And Gods forbid a woman who is intellectual.  A new study, published digitally in August, and published in print this month in the Personality and Social Psychology Bulletin, states pretty damned clearly that although men can respect a woman who is more intelligent than they are if the woman is not within the man’s sphere of influence, if she IS involved more closely they do not respect or accept her.  The gender norm is that we’re supposed to let the men in our lives feel intellectually superior to us.

    Actually, I have gotten into arguments with some men about this.  I will ask the men in my life for advice, because often they have a differing perspective to offer.  But I don’t always take that advice, because when it comes down to it, I’m the one responsible for the choice – and therefore I must weigh the pros and cons of the situation as I see them.  And a few of the men I’ve asked advice from have felt that because I don’t always take their advice, I must somehow see them as less intelligent (and thereby inferior) than myself. Nothing could be further from the truth.  I ask for advice ONLY from those whose intelligence I respect, and whose objectivity and ability to be honest I respect.

  4. Nurturing:  Oh, this one is a toughie.  My mind says that if I really care about someone, I need to “take care” of them.  It’s that myth in our heads that says a good woman sacrifices for those she loves.  The reality is more egalitarian – HUMANS should be willing to sacrifice for those they love, but they must balance it with an occasional willingness to NOT sacrifice.  And that, my dears, is something a lot of women are still struggling with.  We’re supposed to be the “Mommy” and the “Grandma” and bake cookies, and kiss boo-boos, and all of that stuff while also simultaneously having a career, and hopefully a life as well.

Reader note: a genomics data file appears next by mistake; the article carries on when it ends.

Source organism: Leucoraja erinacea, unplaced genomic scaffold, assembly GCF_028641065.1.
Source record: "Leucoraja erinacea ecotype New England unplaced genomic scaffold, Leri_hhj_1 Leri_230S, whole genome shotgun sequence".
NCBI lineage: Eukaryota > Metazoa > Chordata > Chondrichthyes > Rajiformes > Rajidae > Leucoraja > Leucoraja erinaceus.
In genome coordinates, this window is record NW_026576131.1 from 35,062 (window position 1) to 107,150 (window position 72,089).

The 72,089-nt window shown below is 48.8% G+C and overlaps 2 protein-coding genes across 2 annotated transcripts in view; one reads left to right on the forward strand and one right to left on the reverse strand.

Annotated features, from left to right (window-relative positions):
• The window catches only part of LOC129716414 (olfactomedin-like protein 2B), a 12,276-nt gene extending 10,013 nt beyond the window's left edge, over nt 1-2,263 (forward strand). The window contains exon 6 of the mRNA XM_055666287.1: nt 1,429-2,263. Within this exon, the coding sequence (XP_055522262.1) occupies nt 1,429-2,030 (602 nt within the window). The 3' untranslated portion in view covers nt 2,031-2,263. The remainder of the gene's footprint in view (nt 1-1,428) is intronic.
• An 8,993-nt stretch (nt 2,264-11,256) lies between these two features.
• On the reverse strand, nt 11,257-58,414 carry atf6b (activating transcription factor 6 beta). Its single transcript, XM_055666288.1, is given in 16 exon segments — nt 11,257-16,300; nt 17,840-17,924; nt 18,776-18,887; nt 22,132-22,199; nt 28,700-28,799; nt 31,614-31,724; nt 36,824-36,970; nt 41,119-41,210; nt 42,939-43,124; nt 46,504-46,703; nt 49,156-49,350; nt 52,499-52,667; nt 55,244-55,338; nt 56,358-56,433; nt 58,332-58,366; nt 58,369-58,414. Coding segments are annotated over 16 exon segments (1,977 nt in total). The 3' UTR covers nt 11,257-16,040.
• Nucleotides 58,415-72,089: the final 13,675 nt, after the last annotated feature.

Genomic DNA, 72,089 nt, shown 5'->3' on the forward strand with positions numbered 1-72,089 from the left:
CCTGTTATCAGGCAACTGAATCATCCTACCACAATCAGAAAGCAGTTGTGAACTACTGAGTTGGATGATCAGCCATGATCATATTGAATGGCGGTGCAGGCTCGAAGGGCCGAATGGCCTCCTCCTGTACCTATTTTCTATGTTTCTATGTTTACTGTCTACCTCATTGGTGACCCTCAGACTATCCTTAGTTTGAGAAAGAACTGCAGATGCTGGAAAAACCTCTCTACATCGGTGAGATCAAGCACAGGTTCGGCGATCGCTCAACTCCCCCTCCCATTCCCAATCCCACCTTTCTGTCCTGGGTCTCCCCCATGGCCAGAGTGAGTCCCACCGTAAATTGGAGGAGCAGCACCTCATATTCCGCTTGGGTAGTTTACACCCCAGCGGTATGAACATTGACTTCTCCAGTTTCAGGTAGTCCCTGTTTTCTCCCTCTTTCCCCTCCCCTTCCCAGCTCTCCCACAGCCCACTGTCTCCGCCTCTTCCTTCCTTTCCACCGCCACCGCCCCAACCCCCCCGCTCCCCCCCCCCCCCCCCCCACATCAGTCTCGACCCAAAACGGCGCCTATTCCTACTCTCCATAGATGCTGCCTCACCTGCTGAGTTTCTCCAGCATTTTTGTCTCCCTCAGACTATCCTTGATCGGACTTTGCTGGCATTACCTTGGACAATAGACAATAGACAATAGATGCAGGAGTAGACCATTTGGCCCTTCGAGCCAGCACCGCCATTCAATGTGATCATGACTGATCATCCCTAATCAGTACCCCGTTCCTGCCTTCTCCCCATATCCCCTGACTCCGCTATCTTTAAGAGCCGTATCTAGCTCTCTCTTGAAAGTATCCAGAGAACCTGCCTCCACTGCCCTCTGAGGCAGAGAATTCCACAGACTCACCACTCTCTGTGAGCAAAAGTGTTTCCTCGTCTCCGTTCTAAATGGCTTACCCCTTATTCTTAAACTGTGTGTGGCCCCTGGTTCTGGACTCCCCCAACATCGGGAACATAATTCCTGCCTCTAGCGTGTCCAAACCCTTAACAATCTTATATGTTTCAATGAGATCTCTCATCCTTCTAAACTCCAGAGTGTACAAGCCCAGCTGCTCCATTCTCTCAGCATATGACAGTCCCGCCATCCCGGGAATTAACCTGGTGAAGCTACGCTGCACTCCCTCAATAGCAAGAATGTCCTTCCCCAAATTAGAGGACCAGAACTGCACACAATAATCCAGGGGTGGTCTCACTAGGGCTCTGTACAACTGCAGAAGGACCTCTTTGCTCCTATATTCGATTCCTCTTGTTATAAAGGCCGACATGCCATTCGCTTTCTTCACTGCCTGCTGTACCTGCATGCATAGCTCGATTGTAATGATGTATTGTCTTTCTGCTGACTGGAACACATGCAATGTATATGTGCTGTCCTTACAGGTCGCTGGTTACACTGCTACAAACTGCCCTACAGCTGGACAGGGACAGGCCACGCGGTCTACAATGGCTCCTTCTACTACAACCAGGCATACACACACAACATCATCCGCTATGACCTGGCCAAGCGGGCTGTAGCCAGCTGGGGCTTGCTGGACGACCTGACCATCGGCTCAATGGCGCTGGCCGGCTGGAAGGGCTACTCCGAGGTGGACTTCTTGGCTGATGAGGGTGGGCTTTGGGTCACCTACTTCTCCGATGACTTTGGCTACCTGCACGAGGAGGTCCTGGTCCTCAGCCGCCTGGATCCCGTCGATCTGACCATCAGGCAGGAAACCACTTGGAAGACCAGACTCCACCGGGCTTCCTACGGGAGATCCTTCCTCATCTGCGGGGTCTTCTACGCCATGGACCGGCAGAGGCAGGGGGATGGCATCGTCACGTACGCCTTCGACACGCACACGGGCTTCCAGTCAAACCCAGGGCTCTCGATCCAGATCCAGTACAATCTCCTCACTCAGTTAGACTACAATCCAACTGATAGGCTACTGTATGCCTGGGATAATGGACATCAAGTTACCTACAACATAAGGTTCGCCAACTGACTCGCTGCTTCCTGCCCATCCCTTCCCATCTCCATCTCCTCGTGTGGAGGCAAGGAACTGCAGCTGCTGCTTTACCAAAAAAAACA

But, know what?  There are some women out there with not a nurturing bone in their body.  And there are MEN out there who are much better at nurturing than the women in their lives.

    There’s not “something wrong” with a non-nurturing female, nor is there anything wrong with a nurturing male.  We ALL have received different talents, and converted them into skills.  I would rather have the BEST person with the BEST skills doing the nurturing, not based on what genitalia they may or may not have.

  5. Subordination:  Even as a childhood Christian, I have always had difficulties with this one.  And I even had a Biblical response for those men who tried to use the Bible to make me bow down to their will.  Try reading Proverbs 31:10-31.  That doesn’t sound to me like a subordinate or submissive woman at all. That sounds like a very capable woman, being a partner to her husband.

    And strong women, like myself and like the woman described in the above Bible verse, are temptations to men who want to “break” us as if we were horses.  The difference between “breaking” a horse and “training” a horse is that in breaking, the horse has just given up trying while in training, the horse learns that step a follows step b and so on.  Women aren’t horses, but if you hurt us enough we do finally give up and quit fighting for ourselves.  Hell, that’s a human thing, not just a woman thing.

    There’s just something about the independent personality that attracts those who want to destroy it.  I’m not sure what the root cause would be, unless it is simply a sheer desire to destroy something that they cannot develop within themselves.  And it seems to be worse when the independent personality shows up in the mind of a woman.  There seems to be some fascination at “taming the wild beast.”  But it sees us as an object or possession, not a real live person.

There are probably more points inside me that need analyzing.  But this is enough of a book already.

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Categories: Feminism | Tags: , , , , , , | 1 Comment

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One thought on “Being Unfair to My Own Gender

  1. alexmoriah86

    I greatly enjoyed this post and relate to a lot of the issues you bring up. And thanks for the link : )